Today during a Ways and Means Social Security Subcommittee hearing on Social Security's Finances, Social Security Administration Chief Actuary Stephen C. Goss testified that a recently introduced Republican plan to privatize Social Security (H.R. 2019), introduced by Rep. Pete Sessions, would dramatically reduce the amount of revenue coming into the Social Security Trust Fund and compromise its ability to pay benefits to current seniors. Below is a video clip, key quotes and a transcript from the hearing:
Key quotes from Stephen C. Goss, Social Security Administration Chief Actuary:
* "the amount of revenue coming into Social Security would be dramatically reduced."
* "the ability to pay benefits to people who are currently receiving, or are now approaching the time of receiving benefits, would be severely compromised"
* "our year of Trust Fund exhaustion would certainly come to be much sooner than 2036."
Rep. Xavier Becerra: "I want to ask a quick question, are any of you familiar with Pete Sessions' legislation that he recently introduced, H.R. 2109? I referenced it in my opening remarks. It is legislation that essentially privatizes Social Security because it allows workers today to not contribute into the system and instead create their own private accounts. And unlike previous privatization proposals in this case, in the Sessions' legislation, there would be no back filling of the lost revenues by having today's workers no longer put money into the system and instead only put money into a private account. Most of the previous privatization proposals at least recognized that Americans who are retired today because they were working and contributing to the system yesterday should not be expected to take the massive loss of benefits as a result of no longer having today's workers contribute into the system. Mr. Goss, I've tried to explain an aspect of the Sessions legislation, obviously it goes well beyond that into other areas as well, but what would happen if you had a system where you created a system -- I would no longer call it Social Security because it would be a privatized system -- where no longer would American workers contribute starting today into the Social Security system and the Trust Fund, what would happen to today's retirees?"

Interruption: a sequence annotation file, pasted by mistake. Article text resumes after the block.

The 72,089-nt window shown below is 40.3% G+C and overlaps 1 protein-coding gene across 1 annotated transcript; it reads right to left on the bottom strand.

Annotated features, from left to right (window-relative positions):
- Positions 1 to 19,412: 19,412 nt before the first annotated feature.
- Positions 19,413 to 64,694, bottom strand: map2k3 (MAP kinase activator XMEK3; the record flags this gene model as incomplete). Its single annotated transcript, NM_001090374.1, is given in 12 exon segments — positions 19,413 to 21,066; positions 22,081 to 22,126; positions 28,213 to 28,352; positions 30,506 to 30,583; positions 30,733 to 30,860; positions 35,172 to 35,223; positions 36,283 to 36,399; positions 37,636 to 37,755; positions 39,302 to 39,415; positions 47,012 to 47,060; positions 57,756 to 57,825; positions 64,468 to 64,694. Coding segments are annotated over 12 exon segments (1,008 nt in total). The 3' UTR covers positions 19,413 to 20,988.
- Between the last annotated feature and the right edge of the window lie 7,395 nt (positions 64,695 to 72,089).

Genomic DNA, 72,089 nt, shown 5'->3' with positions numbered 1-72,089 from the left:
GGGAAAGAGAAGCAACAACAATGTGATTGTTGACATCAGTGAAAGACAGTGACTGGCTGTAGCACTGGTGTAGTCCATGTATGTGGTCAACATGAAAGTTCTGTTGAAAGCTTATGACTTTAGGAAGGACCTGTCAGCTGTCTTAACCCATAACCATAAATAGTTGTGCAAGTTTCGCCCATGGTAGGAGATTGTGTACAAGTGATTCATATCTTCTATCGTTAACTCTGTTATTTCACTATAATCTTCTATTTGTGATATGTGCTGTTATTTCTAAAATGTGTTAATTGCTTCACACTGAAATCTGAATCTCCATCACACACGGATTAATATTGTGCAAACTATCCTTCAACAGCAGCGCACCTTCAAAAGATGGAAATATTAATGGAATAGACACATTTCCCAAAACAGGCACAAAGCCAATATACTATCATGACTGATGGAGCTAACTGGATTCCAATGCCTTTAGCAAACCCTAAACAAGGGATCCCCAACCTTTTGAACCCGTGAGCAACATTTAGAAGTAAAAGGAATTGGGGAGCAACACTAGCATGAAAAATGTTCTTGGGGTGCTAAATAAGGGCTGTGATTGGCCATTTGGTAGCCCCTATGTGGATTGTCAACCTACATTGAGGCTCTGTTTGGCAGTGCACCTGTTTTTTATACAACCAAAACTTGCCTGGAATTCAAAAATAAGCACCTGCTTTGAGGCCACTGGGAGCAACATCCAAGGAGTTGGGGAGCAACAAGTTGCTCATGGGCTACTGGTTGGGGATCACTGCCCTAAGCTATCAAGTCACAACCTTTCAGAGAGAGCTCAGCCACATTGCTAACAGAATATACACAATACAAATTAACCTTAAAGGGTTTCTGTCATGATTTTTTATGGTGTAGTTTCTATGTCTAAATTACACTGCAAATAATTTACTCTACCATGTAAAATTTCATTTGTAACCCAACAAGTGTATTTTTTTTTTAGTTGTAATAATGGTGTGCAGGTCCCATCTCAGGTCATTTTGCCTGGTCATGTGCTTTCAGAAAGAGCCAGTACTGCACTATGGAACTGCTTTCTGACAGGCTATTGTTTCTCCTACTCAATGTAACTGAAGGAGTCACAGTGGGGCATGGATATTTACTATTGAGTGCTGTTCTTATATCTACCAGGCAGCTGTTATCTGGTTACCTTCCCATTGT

Chief Actuary Stephen C. Goss: "Very good question. We have not been asked to do a formal estimate of the plan but we are familiar with it. My understanding of the plan is that workers today, who are not yet retired and not yet receiving benefits, would have the option to start paying only half of the taxes and after fifteen years not to pay any of the taxes, themselves and their employers. This would, of course, for people who engage - - now, for people who are over forty, especially over fifty, they probably wouldn't want to do this because they have a substantial investment in Social Security already. For people who are under forty they may well decide that the amount of money that they could put into an account would be sufficient that they would be willing to walk away from the benefits that have been scheduled for them. What this would mean though, to the extent that people did this, is that the amount of revenue coming into Social Security would be dramatically reduced. Already, as many on the panel have pointed out, we do not have enough taxes coming in over the future to pay for scheduled benefits as it is. Taxes would be reduced essentially immediately by a substantial degree. We would not have any offsetting reduction in benefits until people who are under forty now got to the point of receiving benefits. So Social Security, the ability to pay benefits to people who are currently receiving, or are now approaching the time of receiving benefits, would be severely compromised. Our year of trust fund exhaustion would certainly come to be much sooner than 2036. And the extent to which we have cash flow shortfalls and the speed with which we would be spending down our trust fund assets would be much much faster.
Rep. Xavier Becerra:
Thank you. Thank you Mr. Chairman.